For reference, Botswana has successfully implemented its National School Feeding Programme continuously for 45 years. Evidence from stakeholders indicates that the country has witnessed growth in enrolments and school attendance rates that are highly associated with the availability of food at school. The government maintains a predominantly centralized school feeding program model with procurement being handled at the national level. Over the years, the government has tried to include procurement both at the district and community levels, illustrating Botswana’s efforts to procure as locally as possible. The majority of food commodities are produced nationally, such as beef, sorghum, sunflower and some of the beans and maize and therefore, benefit local/national agriculture. The National School Feeding Programme has been used to help create employment at the community level by paying for cooks and for hand stampers.
Benefits of investing in pre-primary education are found to be the greatest for the most disadvantaged, who are often the least prepared when starting primary school and are therefore most likely to be left behind (UNESCO, 2015). One study estimates that the return to investing $1 in early childhood care and education (ECCE) for the most disadvantaged children can be as high as $17. Investment in earlier years is also crucial for meeting the SDGs beyond SDG 4. These include improved workforce productivity thereby helping improve economic growth and better health outcomes. Without investment in quality ECCE programs, existing social and economic disparities will continue to widen meaning many of the SDG targets are at risk of not being met.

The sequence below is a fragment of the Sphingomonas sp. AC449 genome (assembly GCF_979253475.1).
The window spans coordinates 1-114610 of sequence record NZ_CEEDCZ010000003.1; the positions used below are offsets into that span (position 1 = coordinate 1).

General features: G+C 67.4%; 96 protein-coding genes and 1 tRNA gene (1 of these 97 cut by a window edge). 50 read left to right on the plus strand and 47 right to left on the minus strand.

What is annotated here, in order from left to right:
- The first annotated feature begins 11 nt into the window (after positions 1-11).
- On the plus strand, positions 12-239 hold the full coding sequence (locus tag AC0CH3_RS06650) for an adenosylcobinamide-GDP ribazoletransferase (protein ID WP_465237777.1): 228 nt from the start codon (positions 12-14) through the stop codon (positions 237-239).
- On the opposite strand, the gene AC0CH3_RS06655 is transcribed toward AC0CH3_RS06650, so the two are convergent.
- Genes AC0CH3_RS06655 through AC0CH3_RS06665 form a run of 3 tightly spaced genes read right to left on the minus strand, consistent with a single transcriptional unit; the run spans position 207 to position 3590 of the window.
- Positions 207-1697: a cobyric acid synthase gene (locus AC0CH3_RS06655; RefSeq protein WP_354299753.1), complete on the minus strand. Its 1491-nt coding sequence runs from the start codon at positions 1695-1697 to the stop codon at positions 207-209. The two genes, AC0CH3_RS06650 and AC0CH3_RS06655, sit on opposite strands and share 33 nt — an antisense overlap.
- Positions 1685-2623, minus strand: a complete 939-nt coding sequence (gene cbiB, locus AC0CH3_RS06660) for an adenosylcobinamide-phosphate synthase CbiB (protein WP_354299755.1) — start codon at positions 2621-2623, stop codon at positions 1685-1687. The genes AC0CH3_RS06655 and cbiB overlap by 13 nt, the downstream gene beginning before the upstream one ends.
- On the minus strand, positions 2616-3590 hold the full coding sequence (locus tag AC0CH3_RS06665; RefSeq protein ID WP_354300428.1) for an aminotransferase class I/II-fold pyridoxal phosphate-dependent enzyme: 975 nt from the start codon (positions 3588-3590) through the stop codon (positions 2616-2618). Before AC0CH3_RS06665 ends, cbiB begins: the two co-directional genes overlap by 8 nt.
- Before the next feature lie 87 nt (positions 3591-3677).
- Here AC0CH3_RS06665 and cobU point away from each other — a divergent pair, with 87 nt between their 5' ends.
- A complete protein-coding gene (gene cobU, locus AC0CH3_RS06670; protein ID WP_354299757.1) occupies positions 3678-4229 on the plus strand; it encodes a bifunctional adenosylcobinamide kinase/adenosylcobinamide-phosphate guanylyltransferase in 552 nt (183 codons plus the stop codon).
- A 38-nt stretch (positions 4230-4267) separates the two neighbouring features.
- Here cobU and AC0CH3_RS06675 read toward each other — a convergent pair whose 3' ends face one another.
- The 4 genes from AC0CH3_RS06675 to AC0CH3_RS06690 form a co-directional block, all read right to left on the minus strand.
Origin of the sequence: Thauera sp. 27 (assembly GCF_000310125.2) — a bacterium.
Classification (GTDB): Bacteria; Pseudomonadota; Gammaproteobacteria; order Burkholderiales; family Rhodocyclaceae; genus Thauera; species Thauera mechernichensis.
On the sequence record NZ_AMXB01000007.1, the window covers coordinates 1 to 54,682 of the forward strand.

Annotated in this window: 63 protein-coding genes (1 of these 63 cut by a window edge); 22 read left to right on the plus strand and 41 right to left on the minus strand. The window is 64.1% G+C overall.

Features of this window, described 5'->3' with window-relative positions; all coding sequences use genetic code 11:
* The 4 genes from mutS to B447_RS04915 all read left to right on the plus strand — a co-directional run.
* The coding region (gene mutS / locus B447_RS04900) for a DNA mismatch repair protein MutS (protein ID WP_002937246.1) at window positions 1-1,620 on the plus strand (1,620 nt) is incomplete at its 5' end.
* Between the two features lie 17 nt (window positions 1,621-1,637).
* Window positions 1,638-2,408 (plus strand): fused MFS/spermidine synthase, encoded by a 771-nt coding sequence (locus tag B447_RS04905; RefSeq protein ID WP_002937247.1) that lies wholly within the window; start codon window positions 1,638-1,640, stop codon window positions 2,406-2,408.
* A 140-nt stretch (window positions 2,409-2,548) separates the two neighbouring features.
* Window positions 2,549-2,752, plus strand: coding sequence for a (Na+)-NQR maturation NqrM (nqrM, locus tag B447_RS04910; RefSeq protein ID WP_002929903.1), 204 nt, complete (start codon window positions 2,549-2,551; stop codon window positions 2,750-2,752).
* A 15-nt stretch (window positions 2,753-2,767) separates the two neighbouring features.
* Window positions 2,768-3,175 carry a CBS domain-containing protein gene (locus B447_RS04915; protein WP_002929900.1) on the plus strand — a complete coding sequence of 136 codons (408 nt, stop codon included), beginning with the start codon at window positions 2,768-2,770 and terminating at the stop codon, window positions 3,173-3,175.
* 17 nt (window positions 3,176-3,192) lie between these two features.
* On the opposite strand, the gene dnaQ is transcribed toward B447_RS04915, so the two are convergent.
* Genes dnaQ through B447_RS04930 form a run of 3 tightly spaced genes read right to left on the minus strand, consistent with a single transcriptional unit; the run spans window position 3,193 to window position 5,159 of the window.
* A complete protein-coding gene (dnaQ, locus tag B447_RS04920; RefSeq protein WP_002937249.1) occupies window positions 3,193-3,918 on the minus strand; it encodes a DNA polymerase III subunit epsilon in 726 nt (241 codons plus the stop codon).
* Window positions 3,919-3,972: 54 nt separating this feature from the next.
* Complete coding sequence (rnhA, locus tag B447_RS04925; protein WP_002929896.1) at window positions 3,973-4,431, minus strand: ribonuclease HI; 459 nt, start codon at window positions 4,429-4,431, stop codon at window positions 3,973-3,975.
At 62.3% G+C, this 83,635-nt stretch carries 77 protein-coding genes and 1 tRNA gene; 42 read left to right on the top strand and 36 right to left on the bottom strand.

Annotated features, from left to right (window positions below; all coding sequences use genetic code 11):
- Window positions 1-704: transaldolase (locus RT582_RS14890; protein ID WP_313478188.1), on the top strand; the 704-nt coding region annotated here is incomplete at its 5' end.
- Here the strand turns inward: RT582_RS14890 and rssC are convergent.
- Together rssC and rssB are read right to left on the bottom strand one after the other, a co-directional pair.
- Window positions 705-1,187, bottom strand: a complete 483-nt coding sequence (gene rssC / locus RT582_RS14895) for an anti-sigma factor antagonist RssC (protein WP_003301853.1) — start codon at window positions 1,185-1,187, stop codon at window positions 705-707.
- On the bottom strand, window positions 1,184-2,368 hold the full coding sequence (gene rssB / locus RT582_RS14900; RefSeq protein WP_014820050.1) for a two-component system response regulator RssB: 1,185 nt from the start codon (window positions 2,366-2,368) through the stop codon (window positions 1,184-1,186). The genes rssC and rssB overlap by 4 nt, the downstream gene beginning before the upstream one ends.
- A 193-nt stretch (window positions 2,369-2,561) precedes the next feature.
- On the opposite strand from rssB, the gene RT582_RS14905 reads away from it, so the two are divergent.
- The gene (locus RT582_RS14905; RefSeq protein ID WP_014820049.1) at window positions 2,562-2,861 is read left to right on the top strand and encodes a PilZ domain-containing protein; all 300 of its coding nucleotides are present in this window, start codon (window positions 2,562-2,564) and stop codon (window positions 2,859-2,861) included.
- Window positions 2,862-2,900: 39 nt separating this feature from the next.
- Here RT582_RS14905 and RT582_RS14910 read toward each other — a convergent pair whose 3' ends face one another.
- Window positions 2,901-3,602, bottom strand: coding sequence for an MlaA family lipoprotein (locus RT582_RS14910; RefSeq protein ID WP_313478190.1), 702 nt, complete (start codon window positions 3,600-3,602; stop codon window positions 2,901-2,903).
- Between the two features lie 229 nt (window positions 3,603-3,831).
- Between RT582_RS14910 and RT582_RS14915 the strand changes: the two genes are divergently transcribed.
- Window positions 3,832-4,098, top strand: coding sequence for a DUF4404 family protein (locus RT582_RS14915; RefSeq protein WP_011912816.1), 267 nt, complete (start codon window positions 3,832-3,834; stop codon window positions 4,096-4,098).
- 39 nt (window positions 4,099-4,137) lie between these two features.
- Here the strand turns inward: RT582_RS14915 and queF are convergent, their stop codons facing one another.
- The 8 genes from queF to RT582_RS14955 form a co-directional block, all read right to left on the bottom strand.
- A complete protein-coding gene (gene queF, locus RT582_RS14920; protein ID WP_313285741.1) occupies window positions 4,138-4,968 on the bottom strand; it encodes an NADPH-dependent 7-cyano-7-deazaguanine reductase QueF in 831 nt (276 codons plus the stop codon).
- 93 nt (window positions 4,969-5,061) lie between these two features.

Early childhood education has had its peak allocation of a meagre five percent of the national budget. The budget as a major policy and planning tool is the place reserved to give substance to policy priorities and direction. An examination of the budgets of the national government and the local authorities would not fail to reveal that early childhood education is not a genuine priority despite policy statements to the contrary.
However, Norway has allocated more than the average 5% of GDP to education and has been reaping bountiful rewards from doing so. In Norway, expenditure on educational institutions at all levels was 7.6% of the GDP in 2010. Pre-primary and school education is funded by county and municipal budgets, composed of local tax revenues and central state transfers. Funding for early childhood education and care and for primary and lower secondary education is channelled through a block grant to municipalities. The block grant is based on the size of the population and other factors such as socio-economic background. This grant covers a range of services, including health and social services, and municipalities are free to determine the proportion spent on education.
Only 32 per cent of teachers operating in Jamaica’s basic schools, nurseries, infant schools and other ECIs satisfy the minimum required qualification of a diploma from a teacher-training institution. According to the data prepared by the Early Childhood Commission (ECC), just over 3,400 of the 10,000 teachers at locally ECIs are trained to the vocational level while a further 3,375 are educated to the secondary level or below. The shortage of trained teachers continues to hurt local early childhood institutions (ECIs).